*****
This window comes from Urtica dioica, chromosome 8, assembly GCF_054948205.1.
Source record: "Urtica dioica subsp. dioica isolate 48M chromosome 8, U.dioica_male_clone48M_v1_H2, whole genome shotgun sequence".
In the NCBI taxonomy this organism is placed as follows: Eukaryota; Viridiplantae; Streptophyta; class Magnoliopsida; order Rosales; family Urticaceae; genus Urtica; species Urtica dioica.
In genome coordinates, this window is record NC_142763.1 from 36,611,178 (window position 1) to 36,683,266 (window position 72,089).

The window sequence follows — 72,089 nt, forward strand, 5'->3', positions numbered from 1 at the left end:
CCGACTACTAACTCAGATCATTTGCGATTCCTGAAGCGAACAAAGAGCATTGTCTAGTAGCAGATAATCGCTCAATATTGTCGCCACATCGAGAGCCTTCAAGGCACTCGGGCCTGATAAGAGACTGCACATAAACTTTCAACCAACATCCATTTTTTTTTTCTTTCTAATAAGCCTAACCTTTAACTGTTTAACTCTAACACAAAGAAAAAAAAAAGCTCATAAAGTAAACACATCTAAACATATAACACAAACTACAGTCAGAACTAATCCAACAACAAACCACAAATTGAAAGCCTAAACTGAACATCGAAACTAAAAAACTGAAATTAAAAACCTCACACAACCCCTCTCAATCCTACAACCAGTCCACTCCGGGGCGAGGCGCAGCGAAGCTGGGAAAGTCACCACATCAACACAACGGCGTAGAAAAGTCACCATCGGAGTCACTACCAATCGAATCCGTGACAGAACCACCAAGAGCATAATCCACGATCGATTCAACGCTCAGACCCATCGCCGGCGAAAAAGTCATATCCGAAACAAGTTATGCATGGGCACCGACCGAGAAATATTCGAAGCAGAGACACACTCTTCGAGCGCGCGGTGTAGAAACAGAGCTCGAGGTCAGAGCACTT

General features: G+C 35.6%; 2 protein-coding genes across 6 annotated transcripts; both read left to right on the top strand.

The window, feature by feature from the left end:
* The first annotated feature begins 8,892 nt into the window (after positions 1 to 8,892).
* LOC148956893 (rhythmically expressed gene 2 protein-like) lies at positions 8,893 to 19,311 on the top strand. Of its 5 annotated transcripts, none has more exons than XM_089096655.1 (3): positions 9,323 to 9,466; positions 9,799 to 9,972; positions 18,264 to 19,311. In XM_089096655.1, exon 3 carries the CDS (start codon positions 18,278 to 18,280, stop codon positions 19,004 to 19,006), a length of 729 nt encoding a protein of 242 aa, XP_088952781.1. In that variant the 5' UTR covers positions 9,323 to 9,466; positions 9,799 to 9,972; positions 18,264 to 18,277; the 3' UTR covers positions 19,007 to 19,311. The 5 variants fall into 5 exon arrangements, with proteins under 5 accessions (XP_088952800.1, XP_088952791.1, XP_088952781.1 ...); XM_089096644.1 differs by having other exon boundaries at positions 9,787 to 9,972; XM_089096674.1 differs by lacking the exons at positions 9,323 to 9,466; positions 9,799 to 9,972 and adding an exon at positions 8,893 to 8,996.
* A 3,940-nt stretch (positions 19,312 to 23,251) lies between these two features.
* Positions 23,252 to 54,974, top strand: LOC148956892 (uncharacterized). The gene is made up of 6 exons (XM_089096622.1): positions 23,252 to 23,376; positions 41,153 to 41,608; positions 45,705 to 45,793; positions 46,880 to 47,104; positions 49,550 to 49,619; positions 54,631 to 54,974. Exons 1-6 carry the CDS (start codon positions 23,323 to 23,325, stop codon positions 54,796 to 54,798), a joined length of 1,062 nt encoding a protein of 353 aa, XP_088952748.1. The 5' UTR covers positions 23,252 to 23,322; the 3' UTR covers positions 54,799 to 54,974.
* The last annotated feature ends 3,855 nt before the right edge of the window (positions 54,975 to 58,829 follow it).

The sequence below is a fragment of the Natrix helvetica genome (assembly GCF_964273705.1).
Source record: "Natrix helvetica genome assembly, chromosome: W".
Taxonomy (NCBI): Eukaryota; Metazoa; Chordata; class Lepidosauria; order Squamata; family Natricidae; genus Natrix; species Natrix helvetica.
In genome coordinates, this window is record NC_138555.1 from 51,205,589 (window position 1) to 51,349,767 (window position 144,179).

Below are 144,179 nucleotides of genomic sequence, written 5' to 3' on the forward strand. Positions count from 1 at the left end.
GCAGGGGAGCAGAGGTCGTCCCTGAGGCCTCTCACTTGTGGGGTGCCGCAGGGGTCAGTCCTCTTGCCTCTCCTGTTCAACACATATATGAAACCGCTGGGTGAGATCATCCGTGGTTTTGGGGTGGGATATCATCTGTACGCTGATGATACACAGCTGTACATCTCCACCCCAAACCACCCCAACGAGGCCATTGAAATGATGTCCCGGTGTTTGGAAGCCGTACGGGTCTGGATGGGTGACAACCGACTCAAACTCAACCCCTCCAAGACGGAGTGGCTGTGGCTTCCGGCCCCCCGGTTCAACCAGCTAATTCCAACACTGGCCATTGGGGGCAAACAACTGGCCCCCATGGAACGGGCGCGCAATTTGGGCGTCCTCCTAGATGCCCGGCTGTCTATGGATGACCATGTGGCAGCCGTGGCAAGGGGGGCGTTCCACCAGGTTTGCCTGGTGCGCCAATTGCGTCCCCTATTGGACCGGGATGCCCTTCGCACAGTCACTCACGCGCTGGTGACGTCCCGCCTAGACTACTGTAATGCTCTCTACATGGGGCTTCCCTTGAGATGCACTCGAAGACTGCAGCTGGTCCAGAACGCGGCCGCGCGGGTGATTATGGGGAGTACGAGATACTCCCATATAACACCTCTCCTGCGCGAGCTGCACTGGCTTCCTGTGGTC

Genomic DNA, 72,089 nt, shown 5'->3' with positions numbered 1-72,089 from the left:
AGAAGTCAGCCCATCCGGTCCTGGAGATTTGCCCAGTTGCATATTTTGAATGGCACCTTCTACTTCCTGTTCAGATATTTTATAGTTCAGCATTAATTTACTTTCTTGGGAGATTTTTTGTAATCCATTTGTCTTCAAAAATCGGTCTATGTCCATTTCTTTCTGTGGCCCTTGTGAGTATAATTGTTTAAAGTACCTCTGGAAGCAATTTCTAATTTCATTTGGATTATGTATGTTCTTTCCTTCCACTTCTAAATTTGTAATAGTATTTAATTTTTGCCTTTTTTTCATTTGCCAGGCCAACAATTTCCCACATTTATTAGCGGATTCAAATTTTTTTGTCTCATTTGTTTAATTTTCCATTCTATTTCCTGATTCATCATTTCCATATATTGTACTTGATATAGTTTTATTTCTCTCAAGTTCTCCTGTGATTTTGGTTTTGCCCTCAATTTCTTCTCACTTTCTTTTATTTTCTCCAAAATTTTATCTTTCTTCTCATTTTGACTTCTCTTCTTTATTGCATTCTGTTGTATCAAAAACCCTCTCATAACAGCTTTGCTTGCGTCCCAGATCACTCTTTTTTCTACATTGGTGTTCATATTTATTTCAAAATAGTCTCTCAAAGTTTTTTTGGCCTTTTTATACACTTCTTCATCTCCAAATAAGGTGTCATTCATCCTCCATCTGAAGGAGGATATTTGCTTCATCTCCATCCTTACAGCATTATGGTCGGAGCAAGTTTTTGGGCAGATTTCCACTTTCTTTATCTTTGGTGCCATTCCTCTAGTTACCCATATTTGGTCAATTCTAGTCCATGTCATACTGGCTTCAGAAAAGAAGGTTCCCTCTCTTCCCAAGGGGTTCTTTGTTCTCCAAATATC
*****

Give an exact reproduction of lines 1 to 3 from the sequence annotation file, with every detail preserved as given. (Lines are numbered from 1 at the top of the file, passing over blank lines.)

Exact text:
This window comes from Urtica dioica, chromosome 8, assembly GCF_054948205.1.
Source record: "Urtica dioica subsp. dioica isolate 48M chromosome 8, U.dioica_male_clone48M_v1_H2, whole genome shotgun sequence".
In the NCBI taxonomy this organism is placed as follows: Eukaryota; Viridiplantae; Streptophyta; class Magnoliopsida; order Rosales; family Urticaceae; genus Urtica; species Urtica dioica.